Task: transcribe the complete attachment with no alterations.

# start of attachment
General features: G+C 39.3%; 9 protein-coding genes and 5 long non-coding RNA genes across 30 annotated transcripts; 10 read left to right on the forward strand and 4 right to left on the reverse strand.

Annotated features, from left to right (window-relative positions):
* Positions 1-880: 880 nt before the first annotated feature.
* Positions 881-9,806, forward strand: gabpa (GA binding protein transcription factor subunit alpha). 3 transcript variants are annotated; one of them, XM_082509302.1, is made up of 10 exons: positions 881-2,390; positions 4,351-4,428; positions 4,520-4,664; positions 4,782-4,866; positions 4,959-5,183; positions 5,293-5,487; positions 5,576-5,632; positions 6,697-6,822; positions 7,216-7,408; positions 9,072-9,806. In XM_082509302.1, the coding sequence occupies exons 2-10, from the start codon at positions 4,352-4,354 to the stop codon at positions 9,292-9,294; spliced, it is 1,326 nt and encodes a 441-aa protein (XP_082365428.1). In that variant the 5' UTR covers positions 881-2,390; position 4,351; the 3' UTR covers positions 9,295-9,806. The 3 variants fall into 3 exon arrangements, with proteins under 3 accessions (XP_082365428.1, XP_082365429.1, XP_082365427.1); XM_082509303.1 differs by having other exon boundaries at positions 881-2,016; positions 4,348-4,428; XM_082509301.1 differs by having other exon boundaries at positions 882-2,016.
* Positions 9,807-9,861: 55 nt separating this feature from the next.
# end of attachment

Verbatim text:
General features: G+C 39.3%; 9 protein-coding genes and 5 long non-coding RNA genes across 30 annotated transcripts; 10 read left to right on the forward strand and 4 right to left on the reverse strand.

Annotated features, from left to right (window-relative positions):
* Positions 1-880: 880 nt before the first annotated feature.
* Positions 881-9,806, forward strand: gabpa (GA binding protein transcription factor subunit alpha). 3 transcript variants are annotated; one of them, XM_082509302.1, is made up of 10 exons: positions 881-2,390; positions 4,351-4,428; positions 4,520-4,664; positions 4,782-4,866; positions 4,959-5,183; positions 5,293-5,487; positions 5,576-5,632; positions 6,697-6,822; positions 7,216-7,408; positions 9,072-9,806. In XM_082509302.1, the coding sequence occupies exons 2-10, from the start codon at positions 4,352-4,354 to the stop codon at positions 9,292-9,294; spliced, it is 1,326 nt and encodes a 441-aa protein (XP_082365428.1). In that variant the 5' UTR covers positions 881-2,390; position 4,351; the 3' UTR covers positions 9,295-9,806. The 3 variants fall into 3 exon arrangements, with proteins under 3 accessions (XP_082365428.1, XP_082365429.1, XP_082365427.1); XM_082509303.1 differs by having other exon boundaries at positions 881-2,016; positions 4,348-4,428; XM_082509301.1 differs by having other exon boundaries at positions 882-2,016.
* Positions 9,807-9,861: 55 nt separating this feature from the next.